October 19, 2017 by Robert Franklin, Esq, Member, National Board of Directors, National Parents Organization
By chance I recently referred to this information out of the U.S. Bureau of the Census. It’s a more complete look at child custody, child support and various related topics than I’ve seen before. Predictably, it contains some interesting data. The report was made in 2016, but the figures are from 2013 and 2014. Those are the most recent we have.
So for example, mothers made up 82.5% of custodial parents, fathers were 17.5%. As the Census Bureau report points out, that’s “not statistically different from those in 1994.” Stated another way, after two decades of hectoring by family court reform advocates, after two decades of scientific findings demonstrating the need of children for both parents in their lives, in the aggregate, courts haven’t budged. Not a bit. They’re still exactly as likely to grant primary or sole custody as they were 20 years ago and exactly as likely to do so on behalf of mothers.
In short, the pro-mother/anti-father bias that several studies have found among family court judges appears to have altered not a whit.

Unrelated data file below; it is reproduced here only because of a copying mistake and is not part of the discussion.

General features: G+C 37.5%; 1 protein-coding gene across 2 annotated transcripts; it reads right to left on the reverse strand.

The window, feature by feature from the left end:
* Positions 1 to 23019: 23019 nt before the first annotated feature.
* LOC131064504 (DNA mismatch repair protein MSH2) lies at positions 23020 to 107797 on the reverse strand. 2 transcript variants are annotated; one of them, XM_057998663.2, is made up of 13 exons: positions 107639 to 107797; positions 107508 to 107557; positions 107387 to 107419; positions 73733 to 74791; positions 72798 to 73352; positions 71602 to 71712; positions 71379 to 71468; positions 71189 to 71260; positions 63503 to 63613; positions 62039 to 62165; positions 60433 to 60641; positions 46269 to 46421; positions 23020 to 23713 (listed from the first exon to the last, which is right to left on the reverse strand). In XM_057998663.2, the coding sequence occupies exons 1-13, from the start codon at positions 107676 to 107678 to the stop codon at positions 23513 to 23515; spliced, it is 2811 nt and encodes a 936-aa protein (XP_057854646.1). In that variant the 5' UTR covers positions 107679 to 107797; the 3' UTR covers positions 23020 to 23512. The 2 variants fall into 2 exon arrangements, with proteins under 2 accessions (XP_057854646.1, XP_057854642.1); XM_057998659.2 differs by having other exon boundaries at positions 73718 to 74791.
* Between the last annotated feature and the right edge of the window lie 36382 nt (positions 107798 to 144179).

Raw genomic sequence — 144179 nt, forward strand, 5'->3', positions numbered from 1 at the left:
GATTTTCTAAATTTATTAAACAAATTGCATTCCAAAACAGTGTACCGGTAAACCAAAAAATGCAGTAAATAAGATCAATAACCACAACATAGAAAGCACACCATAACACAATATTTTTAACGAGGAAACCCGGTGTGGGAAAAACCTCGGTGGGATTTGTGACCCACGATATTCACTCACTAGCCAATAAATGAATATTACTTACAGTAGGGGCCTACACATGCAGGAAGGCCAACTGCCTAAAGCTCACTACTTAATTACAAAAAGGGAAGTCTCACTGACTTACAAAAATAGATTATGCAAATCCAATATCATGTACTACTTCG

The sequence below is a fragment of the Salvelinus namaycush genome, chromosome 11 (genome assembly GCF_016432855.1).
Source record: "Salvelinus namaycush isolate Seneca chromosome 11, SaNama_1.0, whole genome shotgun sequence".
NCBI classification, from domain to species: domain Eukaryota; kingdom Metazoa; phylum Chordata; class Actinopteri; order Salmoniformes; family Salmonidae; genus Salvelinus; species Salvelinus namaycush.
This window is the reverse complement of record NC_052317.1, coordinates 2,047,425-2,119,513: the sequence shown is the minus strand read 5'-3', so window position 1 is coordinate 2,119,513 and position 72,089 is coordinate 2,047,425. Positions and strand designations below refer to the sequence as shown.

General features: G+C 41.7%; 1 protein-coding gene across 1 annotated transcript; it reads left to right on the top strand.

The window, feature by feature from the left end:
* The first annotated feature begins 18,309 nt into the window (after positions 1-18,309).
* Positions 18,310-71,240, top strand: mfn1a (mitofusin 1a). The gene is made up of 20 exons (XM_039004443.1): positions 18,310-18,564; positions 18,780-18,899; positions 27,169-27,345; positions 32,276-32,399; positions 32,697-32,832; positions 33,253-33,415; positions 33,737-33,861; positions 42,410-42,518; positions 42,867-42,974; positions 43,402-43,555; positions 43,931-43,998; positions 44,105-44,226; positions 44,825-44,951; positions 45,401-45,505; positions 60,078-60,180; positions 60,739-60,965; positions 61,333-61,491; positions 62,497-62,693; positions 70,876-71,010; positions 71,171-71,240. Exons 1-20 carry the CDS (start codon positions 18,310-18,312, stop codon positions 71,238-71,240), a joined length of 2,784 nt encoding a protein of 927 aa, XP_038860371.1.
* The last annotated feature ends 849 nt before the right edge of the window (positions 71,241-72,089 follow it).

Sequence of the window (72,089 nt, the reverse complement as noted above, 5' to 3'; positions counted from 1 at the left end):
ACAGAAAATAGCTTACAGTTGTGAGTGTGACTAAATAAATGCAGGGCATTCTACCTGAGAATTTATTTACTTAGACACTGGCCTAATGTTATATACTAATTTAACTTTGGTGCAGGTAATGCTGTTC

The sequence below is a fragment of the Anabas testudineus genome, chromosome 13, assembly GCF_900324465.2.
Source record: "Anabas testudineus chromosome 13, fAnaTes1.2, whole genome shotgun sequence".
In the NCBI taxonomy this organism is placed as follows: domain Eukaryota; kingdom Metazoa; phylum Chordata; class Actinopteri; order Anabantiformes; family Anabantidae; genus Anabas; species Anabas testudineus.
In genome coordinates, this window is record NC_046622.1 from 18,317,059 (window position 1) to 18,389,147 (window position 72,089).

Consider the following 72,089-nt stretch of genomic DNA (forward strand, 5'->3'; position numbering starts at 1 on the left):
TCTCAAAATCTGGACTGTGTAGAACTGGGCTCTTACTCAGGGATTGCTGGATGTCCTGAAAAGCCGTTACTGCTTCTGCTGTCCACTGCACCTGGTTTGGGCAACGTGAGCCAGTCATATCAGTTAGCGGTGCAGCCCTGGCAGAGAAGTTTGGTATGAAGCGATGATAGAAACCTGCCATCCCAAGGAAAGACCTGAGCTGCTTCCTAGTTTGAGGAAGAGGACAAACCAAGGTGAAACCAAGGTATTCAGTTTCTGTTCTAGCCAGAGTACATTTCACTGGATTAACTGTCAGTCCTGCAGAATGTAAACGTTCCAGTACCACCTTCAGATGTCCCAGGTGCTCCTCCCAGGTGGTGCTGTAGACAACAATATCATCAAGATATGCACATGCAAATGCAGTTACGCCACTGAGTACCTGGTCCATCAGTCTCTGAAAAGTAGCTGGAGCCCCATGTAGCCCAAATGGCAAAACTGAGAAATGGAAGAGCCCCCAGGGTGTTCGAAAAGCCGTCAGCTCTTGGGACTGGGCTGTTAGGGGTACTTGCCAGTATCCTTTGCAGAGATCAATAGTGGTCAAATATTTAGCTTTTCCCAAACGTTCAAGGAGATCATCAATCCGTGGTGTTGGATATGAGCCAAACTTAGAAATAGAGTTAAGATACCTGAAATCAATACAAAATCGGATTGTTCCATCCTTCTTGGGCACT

Much the same holds true for child support. As before, almost 90% of child support obligors are fathers. Only 31.4% of fathers with child custody have a child support order in place. Some 52.3% of custodial mothers do. Why the difference? The CB doesn’t say, but my guess is that so few custodial dads have child support orders because, in order to get primary custody, fathers have to be married to mothers who are truly defective in one way or other. As we’ve seen in the U.K., what’s called fathers’ success in custody cases tends to be more a matter of mothers’ deficiencies. There, it seems to take some form of mental health issue, drug or alcohol addiction or child abuse (or some combination thereof) for a court to give custody to Dad. I suspect the same holds true in the U.S. So it’s no surprise that women who lose custody also aren’t likely to be able to pay support.
That leaves those mothers who are ordered to pay being, comparatively speaking, the cream of the maternal crop. That would explain why, in 2013, non-custodial mothers were ordered to pay on average more in child support than their male counterparts, $6,435 vs. $5,690 respectively.
Custodial mothers are almost twice as likely to live in poverty as are custodial fathers. Some 31.2% of those mothers, versus 17.4% of custodial fathers live in poverty. As before, that remarkable difference has essentially nothing to do with the amount of child support received. Mothers who were ordered to do so paid about $900 per year more than custodial fathers, but of course only a small percentage of them (31.4%) had those orders. So in fact, non-custodial fathers paid considerably more child support ($19.4 billion) than did non-custodial mothers ($3.1 billion).